Divorce is a tense time for the family. That’s both for the now-estranged couple and the children if there are any. Perhaps nothing else can go wrong, right?
Law firms have seen these situations play out countless times. They understand the process well enough to know that sadly, something else could go awry. Moving out of the home during the proceedings is one.
The gender factor
Without intentional sexist overtones, it’s noticeable that men tend to be the ones who leave the family home during a divorce. According to Huffington Post contributor Joseph Cordell, one reason men move out is that they might feel like it’s an obligation. Despite the split not being their idea, most men accept that it’s their role or what is expected of them.
The decision to leave is almost always detrimental, especially if there are children involved. If a man does so, it’s easy for the woman’s lawyer to label it as an abandonment of the family.
Staying is an option, but not the best one
It’s not all bad, fortunately. There are certain situations when it would be best to stay, despite a spouse’s desires for the contrary. If there are no children at risk of seeing the parents fight, leaving home is acceptable — but not necessarily a great decision.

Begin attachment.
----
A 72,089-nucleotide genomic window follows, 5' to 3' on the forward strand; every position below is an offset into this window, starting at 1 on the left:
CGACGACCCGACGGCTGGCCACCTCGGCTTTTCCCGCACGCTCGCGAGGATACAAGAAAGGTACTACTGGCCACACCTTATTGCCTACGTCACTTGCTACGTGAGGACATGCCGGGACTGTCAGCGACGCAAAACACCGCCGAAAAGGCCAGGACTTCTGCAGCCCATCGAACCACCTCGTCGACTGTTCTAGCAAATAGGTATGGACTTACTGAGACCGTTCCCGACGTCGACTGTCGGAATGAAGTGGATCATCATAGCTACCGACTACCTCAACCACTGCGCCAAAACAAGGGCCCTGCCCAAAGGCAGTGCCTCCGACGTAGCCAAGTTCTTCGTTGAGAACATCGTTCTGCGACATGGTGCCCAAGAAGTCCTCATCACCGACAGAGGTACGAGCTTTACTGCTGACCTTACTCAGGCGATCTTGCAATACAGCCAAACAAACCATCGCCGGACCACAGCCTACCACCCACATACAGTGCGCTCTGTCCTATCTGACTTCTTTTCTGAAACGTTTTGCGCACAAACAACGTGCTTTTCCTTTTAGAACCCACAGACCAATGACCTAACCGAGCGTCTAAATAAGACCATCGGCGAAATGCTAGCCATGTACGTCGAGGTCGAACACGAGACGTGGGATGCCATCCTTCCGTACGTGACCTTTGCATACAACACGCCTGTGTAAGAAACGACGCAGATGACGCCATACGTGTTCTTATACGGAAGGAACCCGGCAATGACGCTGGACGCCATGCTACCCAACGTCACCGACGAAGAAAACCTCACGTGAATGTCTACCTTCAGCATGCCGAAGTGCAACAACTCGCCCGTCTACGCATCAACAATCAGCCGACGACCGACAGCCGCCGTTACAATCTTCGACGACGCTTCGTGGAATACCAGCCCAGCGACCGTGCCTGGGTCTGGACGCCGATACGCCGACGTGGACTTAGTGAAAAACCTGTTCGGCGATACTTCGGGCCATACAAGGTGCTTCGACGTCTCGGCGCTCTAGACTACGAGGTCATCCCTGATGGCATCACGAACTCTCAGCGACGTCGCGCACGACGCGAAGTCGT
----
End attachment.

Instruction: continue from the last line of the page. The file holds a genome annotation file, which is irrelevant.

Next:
The legal experts at Law Office of Gordon N. Shayne see another potentially deciding factor involving financial and property arrangements. A spouse can never be ordered to leave the marital home, especially if that person’s name is on the mortgage or lease.
Whatever comes, it’s a tricky situation. Moving out opens up a spouse to the possibility of an incriminating claim (i.e. abandonment), but staying might not be advantageous either because of the conflict that now exists between the couple. If there are children around, exposing them to potentially regular fights or altercation is not a good idea.
If no decision seems apparent, it can help to have an expert opinion on one’s side. An experienced, skilled divorce attorney can identify specific parameters that can be beneficial for both parties, lessening the chance of creating new disputes out of the already existing one. The lawyer may also make sure that state-specific regulations are met.